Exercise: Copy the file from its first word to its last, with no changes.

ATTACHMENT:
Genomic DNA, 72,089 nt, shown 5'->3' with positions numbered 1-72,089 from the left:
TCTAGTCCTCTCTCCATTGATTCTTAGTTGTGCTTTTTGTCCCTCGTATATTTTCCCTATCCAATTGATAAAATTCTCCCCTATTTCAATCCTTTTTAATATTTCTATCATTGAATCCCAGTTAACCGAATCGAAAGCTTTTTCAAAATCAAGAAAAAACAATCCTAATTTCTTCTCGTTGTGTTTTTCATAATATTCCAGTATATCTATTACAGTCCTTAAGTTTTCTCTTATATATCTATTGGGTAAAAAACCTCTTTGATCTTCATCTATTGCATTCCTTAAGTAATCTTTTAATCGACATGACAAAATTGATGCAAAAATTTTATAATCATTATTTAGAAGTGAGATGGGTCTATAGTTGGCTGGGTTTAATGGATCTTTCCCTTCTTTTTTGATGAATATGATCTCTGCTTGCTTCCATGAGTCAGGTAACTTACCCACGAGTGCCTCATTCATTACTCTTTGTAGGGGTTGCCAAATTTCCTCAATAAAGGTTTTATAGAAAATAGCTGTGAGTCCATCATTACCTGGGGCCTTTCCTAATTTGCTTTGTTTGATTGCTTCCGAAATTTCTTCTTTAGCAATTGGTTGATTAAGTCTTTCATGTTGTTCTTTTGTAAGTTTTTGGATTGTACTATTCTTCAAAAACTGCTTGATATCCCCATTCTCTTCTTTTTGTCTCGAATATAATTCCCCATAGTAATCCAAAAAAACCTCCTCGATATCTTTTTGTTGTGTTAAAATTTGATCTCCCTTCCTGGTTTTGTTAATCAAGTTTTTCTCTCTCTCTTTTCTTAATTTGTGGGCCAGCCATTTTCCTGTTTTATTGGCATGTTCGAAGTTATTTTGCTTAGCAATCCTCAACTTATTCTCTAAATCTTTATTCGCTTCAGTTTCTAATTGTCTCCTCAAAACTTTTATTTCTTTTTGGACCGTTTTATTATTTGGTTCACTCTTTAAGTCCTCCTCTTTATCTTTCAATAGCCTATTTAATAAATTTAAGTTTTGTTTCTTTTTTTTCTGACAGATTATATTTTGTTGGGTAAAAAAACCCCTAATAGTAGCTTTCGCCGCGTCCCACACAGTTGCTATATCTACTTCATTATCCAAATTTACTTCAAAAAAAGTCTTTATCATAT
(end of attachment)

Genomic DNA, 72,089 nt, shown 5'->3' with positions numbered 1-72,089 from the left:
TCTAGTCCTCTCTCCATTGATTCTTAGTTGTGCTTTTTGTCCCTCGTATATTTTCCCTATCCAATTGATAAAATTCTCCCCTATTTCAATCCTTTTTAATATTTCTATCATTGAATCCCAGTTAACCGAATCGAAAGCTTTTTCAAAATCAAGAAAAAACAATCCTAATTTCTTCTCGTTGTGTTTTTCATAATATTCCAGTATATCTATTACAGTCCTTAAGTTTTCTCTTATATATCTATTGGGTAAAAAACCTCTTTGATCTTCATCTATTGCATTCCTTAAGTAATCTTTTAATCGACATGACAAAATTGATGCAAAAATTTTATAATCATTATTTAGAAGTGAGATGGGTCTATAGTTGGCTGGGTTTAATGGATCTTTCCCTTCTTTTTTGATGAATATGATCTCTGCTTGCTTCCATGAGTCAGGTAACTTACCCACGAGTGCCTCATTCATTACTCTTTGTAGGGGTTGCCAAATTTCCTCAATAAAGGTTTTATAGAAAATAGCTGTGAGTCCATCATTACCTGGGGCCTTTCCTAATTTGCTTTGTTTGATTGCTTCCGAAATTTCTTCTTTAGCAATTGGTTGATTAAGTCTTTCATGTTGTTCTTTTGTAAGTTTTTGGATTGTACTATTCTTCAAAAACTGCTTGATATCCCCATTCTCTTCTTTTTGTCTCGAATATAATTCCCCATAGTAATCCAAAAAAACCTCCTCGATATCTTTTTGTTGTGTTAAAATTTGATCTCCCTTCCTGGTTTTGTTAATCAAGTTTTTCTCTCTCTCTTTTCTTAATTTGTGGGCCAGCCATTTTCCTGTTTTATTGGCATGTTCGAAGTTATTTTGCTTAGCAATCCTCAACTTATTCTCTAAATCTTTATTCGCTTCAGTTTCTAATTGTCTCCTCAAAACTTTTATTTCTTTTTGGACCGTTTTATTATTTGGTTCACTCTTTAAGTCCTCCTCTTTATCTTTCAATAGCCTATTTAATAAATTTAAGTTTTGTTTCTTTTTTTTCTGACAGATTATATTTTGTTGGGTAAAAAAACCCCTAATAGTAGCTTTCGCCGCGTCCCACACAGTTGCTATATCTACTTCATTATCCAAATTTACTTCAAAAAAAGTCTTTATCATAT